I love the diverse array of influences rooted in your beguiling sound; from drone, ambient and psychedelia to spiritual jazz, country and Indian classical music. Can you discuss the records and musicians who have inspired you to create your own unique blend of music?

Sure thing. I’m ok with dropping our influences, because we take so many different influences, throw them in a pot and stir, ending up with a unique hybrid of all of the genres you mentioned. So we wanted this album to be steeped in the Americana tradition of music. Most of what we are influenced by came out of the 1960s and 70s; especially country music, spiritual jazz, minimalism and Indian Classical. If I were to list the albums that were on heavy rotation during the period of producing our album I would list: Anything by Henry Flynt (esp. Graduations and Novabilly), Les McCann – Invitation to Openness. We might take an idea like using the Tanpura as a rhythm component like it was performed on Alice Coltrane’s – Journey to Satchidananda.


Please discuss the recording of ‘The Dusted Sessions’? Did you envision from the outset that there would be an extended lineup? Also, I was intrigued to read one of the sessions took place during the annular solar eclipse of May 21st, 2012. I think this symbolizes fittingly your music.

Yes, kind of by accident, but totally appropriate that our final day of recording was the annular solar eclipse. We spent the day in the studio and when we walked outside there were all these weird shadows cast all over the place. Everything seemed strange, the light, the shadows, each other, the music.
It reminds of the Neil Young’s Shakey where he talks about scheduling a recording session during each full moon. He would record, then blast the recordings from a huge sound system in his barn. He would go in the center of the lake with a rowboat facing the barn and listen to the recordings made earlier.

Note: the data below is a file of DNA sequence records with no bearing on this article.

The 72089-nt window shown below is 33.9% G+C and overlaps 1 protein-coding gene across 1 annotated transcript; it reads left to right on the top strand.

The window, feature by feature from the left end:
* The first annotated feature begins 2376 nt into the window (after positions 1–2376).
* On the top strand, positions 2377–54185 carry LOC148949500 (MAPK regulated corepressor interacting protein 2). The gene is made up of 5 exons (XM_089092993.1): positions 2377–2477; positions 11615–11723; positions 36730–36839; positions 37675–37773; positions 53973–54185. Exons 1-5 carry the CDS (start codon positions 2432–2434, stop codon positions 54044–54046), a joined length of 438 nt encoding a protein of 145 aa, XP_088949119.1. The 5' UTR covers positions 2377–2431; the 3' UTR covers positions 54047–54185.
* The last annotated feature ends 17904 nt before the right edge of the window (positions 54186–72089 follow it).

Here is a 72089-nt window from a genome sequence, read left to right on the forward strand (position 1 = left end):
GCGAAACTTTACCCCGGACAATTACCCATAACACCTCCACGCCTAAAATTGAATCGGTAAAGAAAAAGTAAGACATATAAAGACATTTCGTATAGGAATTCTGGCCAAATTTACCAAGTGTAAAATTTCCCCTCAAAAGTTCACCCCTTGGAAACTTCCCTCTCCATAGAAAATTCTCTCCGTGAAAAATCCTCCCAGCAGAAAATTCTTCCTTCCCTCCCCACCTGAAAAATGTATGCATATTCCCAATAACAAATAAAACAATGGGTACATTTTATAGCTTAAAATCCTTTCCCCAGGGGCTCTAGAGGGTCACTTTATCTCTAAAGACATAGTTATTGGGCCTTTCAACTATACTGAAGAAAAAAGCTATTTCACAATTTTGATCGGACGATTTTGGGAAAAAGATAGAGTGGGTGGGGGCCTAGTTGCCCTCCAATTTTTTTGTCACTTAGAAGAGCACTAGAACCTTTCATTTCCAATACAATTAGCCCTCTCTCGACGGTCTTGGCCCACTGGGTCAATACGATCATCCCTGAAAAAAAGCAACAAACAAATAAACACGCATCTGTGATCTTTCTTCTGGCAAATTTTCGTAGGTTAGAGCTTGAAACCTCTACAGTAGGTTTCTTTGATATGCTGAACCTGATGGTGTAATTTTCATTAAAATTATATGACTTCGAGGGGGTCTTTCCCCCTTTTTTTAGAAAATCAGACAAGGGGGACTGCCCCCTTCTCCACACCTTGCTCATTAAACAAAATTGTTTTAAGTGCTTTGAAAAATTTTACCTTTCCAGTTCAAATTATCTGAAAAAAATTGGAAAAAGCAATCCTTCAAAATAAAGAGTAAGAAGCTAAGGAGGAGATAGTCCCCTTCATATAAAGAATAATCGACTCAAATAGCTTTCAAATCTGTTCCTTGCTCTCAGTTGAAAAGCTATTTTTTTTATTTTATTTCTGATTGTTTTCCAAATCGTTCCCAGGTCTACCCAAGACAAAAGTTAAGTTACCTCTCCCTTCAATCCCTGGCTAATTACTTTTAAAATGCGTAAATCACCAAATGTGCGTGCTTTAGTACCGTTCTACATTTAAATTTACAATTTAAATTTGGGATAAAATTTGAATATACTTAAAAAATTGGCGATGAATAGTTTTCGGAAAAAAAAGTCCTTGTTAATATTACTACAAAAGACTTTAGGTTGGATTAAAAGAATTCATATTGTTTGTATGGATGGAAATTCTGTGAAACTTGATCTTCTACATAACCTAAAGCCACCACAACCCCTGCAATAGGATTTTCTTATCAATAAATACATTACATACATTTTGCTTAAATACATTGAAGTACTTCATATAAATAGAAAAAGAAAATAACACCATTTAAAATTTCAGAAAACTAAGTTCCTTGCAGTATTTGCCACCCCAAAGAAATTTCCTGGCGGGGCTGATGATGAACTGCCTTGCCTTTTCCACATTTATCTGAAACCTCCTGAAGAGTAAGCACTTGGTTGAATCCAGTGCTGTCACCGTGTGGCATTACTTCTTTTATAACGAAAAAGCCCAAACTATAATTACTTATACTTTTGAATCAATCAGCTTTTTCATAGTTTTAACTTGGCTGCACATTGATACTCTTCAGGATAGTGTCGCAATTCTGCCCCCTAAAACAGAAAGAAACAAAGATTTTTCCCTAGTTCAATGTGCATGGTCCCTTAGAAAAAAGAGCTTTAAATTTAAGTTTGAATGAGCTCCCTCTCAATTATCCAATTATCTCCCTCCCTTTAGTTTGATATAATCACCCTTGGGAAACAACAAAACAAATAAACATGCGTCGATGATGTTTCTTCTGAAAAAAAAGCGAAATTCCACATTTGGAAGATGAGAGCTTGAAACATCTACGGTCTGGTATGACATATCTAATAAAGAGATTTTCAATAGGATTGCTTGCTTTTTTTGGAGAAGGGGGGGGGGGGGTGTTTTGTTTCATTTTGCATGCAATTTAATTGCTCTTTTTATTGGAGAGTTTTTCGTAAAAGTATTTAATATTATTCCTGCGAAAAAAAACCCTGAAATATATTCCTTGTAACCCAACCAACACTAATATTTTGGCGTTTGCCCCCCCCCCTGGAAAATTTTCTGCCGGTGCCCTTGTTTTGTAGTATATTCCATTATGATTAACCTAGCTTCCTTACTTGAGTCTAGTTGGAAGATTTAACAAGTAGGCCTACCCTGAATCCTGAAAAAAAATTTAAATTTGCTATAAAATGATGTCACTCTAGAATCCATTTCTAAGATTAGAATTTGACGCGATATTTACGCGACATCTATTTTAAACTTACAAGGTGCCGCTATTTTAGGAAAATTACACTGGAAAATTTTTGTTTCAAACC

It was a special day, and a great opportunity to tap into the cosmos…


‘Night Riding The Skyline’ is my personal highlight. I love the brooding quality that radiates throughout. The hypnotic rhythms and groove is sublime. Can you talk me through this song please?

Night Riding the Skyline is the bridge that connects our previous LP Honey Devash to The Dusted Sessions. It was the first track Marielle and I composed prior to going into studio. It’s also the only track on The Dusted Sessions that uses TR-77 drum machine, which was on both pieces from Honey Devash. We ran the “Rock 2” beat through a Space Echo and dubbed it out live. We usually will start off with a drone to hold everything together. Then, after adding the beat, we added the bassline, next comes violin and fender rhodes. For me, the funnest part of writing Date Palms songs is coming up with the bassline. Night Riding was previously released on a 2 x LP compilation on Immune Recordings for Record Store Day. Since it was recorded in our home studio, we took it into The Dusted Sessions and re-mixed the track so it would run through the same effects chain and mixing console as the other tracks from the Sessions.